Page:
Wills and estates can be a confusing topic for many people. However, it is crucial to understand what a will is, how it works, and why you should have one. In this blog article, we cover the common questions related to wills and estates.

What is a Will?

A Will is a document that sets out what a person would like to happen with their assets when they die. Assets may include tangible property – such as houses or cars – or intangible property, such as superannuation or savings. When you pass away, the executor of your estate (someone you have appointed) distributes your will, and gives the assets you have allocated to each person.

Why should I have a Will?

  • To ensure your family’s needs are met according to your wishes when you die
  • To avoid leaving confusion behind
  • To set out plans beyond the distribution of your wealth and assets. For example, a Will can include other requests such as:
  • How children will be cared for
  • The exclusion of particular family members
  • The distribution of assets that do not form part of your estate (e.g. family trust assets)
  • Charitable objectives (e.g. if there is any money left over after distributing to family members, you may donate the rest of your estate to a particular charity or cause)
  • Who will be the executor of your estate. If you die without picking your executor, your closest family member will become the executor. You may also request that the public Trustee & Guardian (a government agency) administer your estate.

When should you review or update a Will?

Your Will should always reflect your current circumstances and intentions. It is therefore necessary to update your Will if you have any major life changes, such as:

  • Marriage, separation, divorce or entering into a new relationship
  • The birth or death of children, grandchildren or other close relatives
  • Significant changes to the value of your assets
  • Substantial changes in the way you own assets, such as the creation of a family trust or a self managed superannuation fund
  • If you enter a new business or change the structure of your current business
  • Changes in the residency status of you or your intended beneficiaries.
  • Retirement from full time employment
  • Significant changes to taxation, superannuation and social security laws which may impact upon your Will and estate

How can I challenge a Will?

If you believe you have been unfairly left out of someone’s Will, there are avenues to rectify this.

Family members, spouses, partners and anyone else who can show that they were financially dependent on the deceased person may be able to challenge a Will. However, there are strict time deadlines to challenge a Will, so it is crucial to seek legal advice immediately if you are contemplating this process.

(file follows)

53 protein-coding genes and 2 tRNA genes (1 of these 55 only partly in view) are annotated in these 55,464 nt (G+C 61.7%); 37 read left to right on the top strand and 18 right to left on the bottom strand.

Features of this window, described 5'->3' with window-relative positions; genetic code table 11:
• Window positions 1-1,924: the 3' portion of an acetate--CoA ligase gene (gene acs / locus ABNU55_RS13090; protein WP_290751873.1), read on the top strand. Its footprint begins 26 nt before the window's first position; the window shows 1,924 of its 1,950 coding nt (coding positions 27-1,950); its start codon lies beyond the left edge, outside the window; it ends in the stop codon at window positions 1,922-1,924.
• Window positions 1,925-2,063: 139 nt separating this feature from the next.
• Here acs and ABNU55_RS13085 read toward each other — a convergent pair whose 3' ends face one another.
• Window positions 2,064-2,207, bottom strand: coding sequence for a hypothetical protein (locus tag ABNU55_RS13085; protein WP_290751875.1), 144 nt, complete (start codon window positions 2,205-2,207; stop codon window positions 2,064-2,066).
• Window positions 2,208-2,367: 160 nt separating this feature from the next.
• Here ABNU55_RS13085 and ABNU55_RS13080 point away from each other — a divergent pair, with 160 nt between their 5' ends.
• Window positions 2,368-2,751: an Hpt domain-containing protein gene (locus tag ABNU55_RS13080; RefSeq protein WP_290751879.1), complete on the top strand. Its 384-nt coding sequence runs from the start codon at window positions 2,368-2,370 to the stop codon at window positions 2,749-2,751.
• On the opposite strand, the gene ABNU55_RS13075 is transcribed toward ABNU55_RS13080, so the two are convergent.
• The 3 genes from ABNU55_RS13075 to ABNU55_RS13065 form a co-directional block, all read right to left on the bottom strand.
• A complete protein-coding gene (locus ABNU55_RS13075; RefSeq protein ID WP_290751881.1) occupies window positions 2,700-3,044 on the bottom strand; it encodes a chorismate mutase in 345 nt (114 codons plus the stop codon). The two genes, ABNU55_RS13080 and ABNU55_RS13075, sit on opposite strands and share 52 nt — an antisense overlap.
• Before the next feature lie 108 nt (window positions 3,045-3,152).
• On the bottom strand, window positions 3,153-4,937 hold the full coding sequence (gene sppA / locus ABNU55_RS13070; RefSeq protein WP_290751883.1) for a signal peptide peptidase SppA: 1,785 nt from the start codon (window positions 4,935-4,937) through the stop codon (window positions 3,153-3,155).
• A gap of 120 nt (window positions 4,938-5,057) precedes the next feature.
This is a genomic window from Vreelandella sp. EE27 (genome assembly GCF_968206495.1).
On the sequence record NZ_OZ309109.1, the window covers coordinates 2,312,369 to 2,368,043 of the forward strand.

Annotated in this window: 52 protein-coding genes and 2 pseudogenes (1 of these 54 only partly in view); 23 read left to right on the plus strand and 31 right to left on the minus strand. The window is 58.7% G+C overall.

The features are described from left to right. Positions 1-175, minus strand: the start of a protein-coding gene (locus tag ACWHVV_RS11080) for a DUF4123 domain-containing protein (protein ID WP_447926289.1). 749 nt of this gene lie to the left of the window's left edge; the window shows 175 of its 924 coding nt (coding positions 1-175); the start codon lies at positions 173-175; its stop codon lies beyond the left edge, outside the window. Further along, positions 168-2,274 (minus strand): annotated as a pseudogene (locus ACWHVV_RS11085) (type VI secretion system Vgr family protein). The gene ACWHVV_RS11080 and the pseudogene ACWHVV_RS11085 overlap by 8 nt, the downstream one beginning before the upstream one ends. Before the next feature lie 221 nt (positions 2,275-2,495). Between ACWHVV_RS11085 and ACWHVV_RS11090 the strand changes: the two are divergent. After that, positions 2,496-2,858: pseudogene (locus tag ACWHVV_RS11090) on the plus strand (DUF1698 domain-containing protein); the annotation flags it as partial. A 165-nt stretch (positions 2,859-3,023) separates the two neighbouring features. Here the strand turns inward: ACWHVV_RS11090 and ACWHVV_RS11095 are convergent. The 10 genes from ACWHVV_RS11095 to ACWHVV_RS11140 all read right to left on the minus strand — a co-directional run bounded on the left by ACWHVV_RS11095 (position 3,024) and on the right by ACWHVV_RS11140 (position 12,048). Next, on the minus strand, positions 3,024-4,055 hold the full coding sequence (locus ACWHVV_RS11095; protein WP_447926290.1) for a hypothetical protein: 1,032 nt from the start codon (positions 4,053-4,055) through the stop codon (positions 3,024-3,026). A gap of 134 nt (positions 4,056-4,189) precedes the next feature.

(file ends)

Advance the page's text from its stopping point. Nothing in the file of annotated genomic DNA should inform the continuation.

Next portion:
There are different claims that can be made in relation to a Will. These include:

  • Family maintenance
  • Lack of testamentary capacity
  • Undue influence
  • Breach of trust
  • Power of attorney
  • Guardianship
  • Administration

If you have been appointed or named as executor of a deceased person’s estate and you receive notice that someone is challenging the Will, it is necessary to receive prompt legal advice.

How to administer an estate?

An executor is responsible for protecting the assets of a deceased’s estate, dealing with any necessary administration (such as unpaid debts or incomplete business transactions) and distributing the estate according to the Will.

There are a number of things an executor should do upon being named:

  • Notify government agencies and other institutions about the death so liabilities do not continue and any necessary income (such as pensions) is stopped
  • Confirm all of the assets and liabilities of the estate. This involves writing to financial institutions, government agencies, relevant companies, searching records (Land Titles Office) and preparing an inventory of household furniture and personal effects.
  • Apply for a Grant of Probate from the Supreme Court to administer the estate. This document legally authorises the executor to deal with all matters relating to the estate.

When probate has been granted, the executor must lodge a final tax return on the behalf of the deceased, redeem bank accounts and investments, sell or transfer any real estate and motor vehicles and pay any liabilities.

Once these matters have been finalised, the executor can distribute the estate to the beneficiaries as outlined in the Will.

Get Legal Advice

Wills and Estates can be a complex area of law. If you or someone you know wants more information or needs help or advice, please contact us on (02) 9963 9800 or contact us via our form. If you would like to prepare your will with us, please fill out the Will Instruction Form and we will contact you.